PTC Council raises approved

Thu, 08/16/2007 - 6:45pm
By: John Munford

Council also votes to avoid appeal of GRTA suit

The Peachtree City Council tonight narrowly approved doubling the salaries of the mayor from $9,000 to $18,000 a year and of council members from $6,000 to $12,000 a year.

And after an executive (closed) session, council voted 4-0-1 to decline filing an appeal of the city's lawsuit against the Georgia Regional Transportation Authority, according to city spokesperson Betsy Tyler. A Fulton County Superior Court judge had ruled against the city, which sought to overturn a GRTA requirement to make the bridge over Line Creek for the extension of TDK Boulevard four lanes instead of two.

Council has since voted to abandon the road extension project, which would have linked the city to unincorporated Coweta County and ultimately to a 3,100 home subdivision Coweta has approved.

Councilwoman Cyndi Plunkett abstained from the vote, which was approved by the rest of council.

The raises, approved in a 3-1-1 vote, will not take effect until 2010, which means that none of the current council members will get that raise unless they are re-elected to office. It does mean, however, that anyone elected to council this November would get the raise in the middle of their term.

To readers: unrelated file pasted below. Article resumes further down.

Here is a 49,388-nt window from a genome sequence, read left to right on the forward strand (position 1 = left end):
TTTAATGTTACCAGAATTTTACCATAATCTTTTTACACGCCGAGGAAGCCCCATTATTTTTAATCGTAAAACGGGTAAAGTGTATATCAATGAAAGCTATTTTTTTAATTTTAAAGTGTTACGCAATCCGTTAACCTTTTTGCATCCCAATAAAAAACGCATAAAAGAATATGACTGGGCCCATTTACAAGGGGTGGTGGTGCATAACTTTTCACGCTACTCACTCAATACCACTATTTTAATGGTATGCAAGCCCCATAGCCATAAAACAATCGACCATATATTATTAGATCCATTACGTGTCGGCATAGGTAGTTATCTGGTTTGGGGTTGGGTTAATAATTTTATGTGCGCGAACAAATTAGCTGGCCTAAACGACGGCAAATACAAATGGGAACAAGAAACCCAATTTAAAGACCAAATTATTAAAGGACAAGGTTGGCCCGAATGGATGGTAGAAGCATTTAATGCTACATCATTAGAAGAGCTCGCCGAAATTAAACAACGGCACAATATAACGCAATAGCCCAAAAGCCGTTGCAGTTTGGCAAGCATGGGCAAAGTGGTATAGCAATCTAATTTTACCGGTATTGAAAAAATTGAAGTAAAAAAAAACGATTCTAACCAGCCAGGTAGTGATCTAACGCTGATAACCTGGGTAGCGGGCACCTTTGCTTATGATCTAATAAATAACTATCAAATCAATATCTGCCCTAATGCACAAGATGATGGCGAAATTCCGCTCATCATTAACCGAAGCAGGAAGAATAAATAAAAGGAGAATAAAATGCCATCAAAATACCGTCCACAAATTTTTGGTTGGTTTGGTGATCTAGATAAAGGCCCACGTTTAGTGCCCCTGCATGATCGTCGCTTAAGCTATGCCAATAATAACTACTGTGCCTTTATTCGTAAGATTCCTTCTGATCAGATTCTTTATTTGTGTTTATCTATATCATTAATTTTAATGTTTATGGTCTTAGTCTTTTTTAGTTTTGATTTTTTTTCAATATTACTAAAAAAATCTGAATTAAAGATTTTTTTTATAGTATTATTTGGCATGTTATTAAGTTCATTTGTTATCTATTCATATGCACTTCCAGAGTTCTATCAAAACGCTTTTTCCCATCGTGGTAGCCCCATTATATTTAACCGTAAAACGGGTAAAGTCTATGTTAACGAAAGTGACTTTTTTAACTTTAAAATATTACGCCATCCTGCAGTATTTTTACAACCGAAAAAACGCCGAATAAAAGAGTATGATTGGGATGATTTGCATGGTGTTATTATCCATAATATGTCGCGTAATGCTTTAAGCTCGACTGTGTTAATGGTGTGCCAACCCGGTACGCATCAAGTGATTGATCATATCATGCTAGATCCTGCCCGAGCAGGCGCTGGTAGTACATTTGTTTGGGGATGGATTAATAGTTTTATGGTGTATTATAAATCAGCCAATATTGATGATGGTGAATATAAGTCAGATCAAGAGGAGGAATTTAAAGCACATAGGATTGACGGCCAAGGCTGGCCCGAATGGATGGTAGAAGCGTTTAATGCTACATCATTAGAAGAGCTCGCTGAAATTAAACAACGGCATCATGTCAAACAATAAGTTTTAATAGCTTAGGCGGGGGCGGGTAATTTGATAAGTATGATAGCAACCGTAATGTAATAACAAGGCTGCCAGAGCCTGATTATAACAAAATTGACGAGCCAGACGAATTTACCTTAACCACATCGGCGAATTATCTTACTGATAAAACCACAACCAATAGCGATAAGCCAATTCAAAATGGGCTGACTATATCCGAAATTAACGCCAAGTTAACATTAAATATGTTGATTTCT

Council members Stuart Kourajian, Cyndi Plunkett and Steve Boone voted in favor of the raises and new councilman Mike Harman, in his first meeting, voted against the measure. Mayor Harold Logsdon abstained from the vote, saying he was willing to go along with the wishes of the rest of council.

The salary increase will cost an additional $33,000 a year compared to the current amount budgeted for city council and mayor salaries, officials have said.

Only four citizens spoke on the issue: two in favor and two against. Resident Robert Brown said he thought the raises resulted in too large an increase.

Brown also noted that the unintended consequence of raising the salaries is that it will also double the qualifying fee which each candidate must file in order to run for office. Plunkett has said she wanted the salary increases to encourage a wider variety of citizens to run for office because it will make it easier for them to afford working in the part-time position.

Another resident, Beth Pullias, told council that after attending a number of council meetings, she thinks council is “worth every penny” of the raise.

Logsdon noted that he has been silent on the issue because he has been focusing on finding new revenue streams for the city in the past 10-11 months, and he appreciated Plunkett taking charge of the issue and doing all the research.